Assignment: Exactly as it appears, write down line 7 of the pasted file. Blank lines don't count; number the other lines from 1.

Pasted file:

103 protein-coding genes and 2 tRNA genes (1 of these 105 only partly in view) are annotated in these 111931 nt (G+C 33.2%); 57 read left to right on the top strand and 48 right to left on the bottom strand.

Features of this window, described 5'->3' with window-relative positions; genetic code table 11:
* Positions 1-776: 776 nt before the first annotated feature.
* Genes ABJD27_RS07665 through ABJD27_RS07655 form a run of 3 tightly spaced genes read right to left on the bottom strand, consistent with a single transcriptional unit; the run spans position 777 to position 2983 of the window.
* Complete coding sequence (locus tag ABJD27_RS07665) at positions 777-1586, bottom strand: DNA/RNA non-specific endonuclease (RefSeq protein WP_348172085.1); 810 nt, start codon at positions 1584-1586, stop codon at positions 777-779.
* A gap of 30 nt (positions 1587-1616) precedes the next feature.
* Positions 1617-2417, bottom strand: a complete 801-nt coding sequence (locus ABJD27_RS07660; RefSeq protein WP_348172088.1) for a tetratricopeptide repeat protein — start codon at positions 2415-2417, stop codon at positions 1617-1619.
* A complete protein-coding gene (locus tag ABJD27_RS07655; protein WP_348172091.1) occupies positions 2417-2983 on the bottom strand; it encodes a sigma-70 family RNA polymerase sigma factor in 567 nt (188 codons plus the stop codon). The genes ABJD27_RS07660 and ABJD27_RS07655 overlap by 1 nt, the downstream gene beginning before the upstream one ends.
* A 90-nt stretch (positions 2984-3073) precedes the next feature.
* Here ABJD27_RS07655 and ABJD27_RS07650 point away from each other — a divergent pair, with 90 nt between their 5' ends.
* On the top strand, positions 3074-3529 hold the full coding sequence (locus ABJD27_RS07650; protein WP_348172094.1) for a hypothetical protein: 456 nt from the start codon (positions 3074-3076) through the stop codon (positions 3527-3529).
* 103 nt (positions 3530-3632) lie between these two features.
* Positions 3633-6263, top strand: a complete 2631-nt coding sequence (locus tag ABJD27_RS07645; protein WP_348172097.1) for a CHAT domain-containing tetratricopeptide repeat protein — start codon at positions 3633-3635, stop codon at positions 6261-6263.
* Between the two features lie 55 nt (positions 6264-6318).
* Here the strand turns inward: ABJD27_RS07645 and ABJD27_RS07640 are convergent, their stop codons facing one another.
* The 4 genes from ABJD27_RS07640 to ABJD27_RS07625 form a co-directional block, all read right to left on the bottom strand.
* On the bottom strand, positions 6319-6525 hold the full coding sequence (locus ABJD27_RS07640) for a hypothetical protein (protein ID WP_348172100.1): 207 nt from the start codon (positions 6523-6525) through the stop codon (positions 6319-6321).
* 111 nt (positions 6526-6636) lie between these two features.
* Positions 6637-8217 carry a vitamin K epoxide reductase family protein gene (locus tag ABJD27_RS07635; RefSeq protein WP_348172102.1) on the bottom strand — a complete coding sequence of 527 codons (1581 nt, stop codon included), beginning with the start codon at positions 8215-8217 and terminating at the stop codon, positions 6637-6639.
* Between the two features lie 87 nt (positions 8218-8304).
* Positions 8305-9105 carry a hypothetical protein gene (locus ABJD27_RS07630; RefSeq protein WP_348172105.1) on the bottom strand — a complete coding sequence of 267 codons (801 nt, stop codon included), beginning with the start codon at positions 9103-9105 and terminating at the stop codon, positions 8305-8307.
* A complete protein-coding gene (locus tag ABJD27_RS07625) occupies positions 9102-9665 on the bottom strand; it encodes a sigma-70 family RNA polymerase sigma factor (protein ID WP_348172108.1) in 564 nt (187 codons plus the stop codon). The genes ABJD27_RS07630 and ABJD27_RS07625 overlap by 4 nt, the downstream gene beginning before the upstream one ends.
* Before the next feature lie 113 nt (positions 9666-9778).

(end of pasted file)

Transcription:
* Positions 1617-2417, bottom strand: a complete 801-nt coding sequence (locus ABJD27_RS07660; RefSeq protein WP_348172088.1) for a tetratricopeptide repeat protein — start codon at positions 2415-2417, stop codon at positions 1617-1619.